“But business is now increasingly engaged in the fight to extend equality for the LGBT community – we are observing it in Singapore, Uganda or Hong Kong – and, we believe, business today has a critical role to play globally in support of those grassroots movements we see emerging around the world.

At this time of great flux – when huge gains made in many countries in the West, in Latin America and parts of Asia now need to be consolidated and extended, and when LGBT communities are more visible – and in some cases facing pushback – in parts of the world where they were previously relegated to the shadows – we need your help now more than ever to get all companies irrespective of their size and location in this industry to step up in meeting responsibilities and opportunities on the Human Rights of LGBTI people.

 

Contributing to the panel discussion and responding to questions, Dinesh Perera of Foozoo Travel Sri Lanka gave credit to all the many civil society personalities who have chipped away at the walls that have held LGBTIQ community of Sri Lanka captive. He mentioned that this work continues with added energy and is more and more supported by business enterprises that see it as the right thing to do. And as a business organization that is LGBTIQ owned and catering to that segment, he highlighted their responsibility, fears and complexities in doing business and supporting the community at the same time.

 

Dinesh also highlighted work done by Foozoo Travel to make the LGBTIQ story more visible. These include openly marketing itself as an LGBTIQ friendly company, enrolling staff, providing training and engaging with other organizations and businesses connected to or supporting LGBTIQ businesses. He also brought attention to how this topic has been politicized, confused and grossly misrepresented by numerous groups. This he said continues to challenge them personally and as a business as the climate towards LGBTIQ persons and work can rapidly turn ugly.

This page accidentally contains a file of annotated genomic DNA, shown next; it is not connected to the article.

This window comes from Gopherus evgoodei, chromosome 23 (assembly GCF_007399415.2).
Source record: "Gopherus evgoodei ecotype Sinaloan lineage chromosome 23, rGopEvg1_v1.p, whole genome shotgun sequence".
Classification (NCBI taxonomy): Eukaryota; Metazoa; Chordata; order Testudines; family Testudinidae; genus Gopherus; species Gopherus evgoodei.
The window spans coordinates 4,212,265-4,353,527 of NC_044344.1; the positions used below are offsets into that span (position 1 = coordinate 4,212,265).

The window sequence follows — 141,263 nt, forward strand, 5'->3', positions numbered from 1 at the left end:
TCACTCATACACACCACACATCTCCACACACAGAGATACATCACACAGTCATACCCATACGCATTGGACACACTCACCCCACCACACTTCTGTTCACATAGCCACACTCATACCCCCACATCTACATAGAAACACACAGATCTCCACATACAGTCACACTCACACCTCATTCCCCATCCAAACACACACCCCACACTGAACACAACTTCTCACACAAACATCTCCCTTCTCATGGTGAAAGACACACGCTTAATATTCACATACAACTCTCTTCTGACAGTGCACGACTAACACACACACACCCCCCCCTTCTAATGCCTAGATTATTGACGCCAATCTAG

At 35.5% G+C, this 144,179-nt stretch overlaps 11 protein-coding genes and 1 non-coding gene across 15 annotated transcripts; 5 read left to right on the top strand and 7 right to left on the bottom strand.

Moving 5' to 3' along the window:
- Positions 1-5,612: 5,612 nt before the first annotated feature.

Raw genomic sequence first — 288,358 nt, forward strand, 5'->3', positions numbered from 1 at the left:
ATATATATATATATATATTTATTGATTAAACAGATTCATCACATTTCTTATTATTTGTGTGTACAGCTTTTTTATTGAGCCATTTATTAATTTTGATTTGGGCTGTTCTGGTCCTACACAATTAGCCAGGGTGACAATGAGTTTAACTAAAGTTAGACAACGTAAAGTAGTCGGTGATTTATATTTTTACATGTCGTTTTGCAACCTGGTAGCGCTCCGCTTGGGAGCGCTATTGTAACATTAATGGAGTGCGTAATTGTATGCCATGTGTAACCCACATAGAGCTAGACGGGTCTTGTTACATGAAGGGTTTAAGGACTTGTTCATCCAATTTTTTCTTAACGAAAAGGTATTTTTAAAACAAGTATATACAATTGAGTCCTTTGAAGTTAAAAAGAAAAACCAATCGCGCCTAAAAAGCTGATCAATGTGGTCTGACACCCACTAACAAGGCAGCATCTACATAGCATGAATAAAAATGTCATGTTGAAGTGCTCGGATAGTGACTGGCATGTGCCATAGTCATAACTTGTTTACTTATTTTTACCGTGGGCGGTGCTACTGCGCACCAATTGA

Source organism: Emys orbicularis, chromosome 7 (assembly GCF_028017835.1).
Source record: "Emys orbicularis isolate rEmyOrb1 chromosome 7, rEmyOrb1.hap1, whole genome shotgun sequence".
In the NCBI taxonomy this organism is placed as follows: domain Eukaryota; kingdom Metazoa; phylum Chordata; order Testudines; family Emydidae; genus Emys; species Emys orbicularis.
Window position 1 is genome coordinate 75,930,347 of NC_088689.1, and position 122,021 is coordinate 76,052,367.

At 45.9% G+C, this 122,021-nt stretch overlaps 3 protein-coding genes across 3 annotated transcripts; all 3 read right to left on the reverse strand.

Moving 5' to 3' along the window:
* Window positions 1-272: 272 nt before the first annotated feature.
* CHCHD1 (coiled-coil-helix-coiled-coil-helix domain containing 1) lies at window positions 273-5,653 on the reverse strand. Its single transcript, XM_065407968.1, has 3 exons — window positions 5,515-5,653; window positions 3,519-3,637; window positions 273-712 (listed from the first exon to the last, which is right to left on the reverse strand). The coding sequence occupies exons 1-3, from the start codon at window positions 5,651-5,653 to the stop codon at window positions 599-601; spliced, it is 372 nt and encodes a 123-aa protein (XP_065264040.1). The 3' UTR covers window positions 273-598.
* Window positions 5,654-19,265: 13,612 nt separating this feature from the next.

Meanwhile, Kevin Dallas highlighted the international fallout for Bermuda Tourism as a result of changes to the same sex marriage ban. Sean Howell of Hornet touched on how his app is not just bringing community members together but also making positive changes and providing protection for communities in unsafe areas. Helen Kennedy brought in a lot of perspectives on staying engaged with the many stakeholders and staying focused even if it means that it will all take a lot more time.

 

Speak to Dinesh Perera or Foozoo Travel to transform your business to an LGBTIQ friendly one. Their consultancy platform offers practical and engaging means to educate the management, staff, partners and all stakeholders on being LGBTIQ friendly, accepting and nurturing.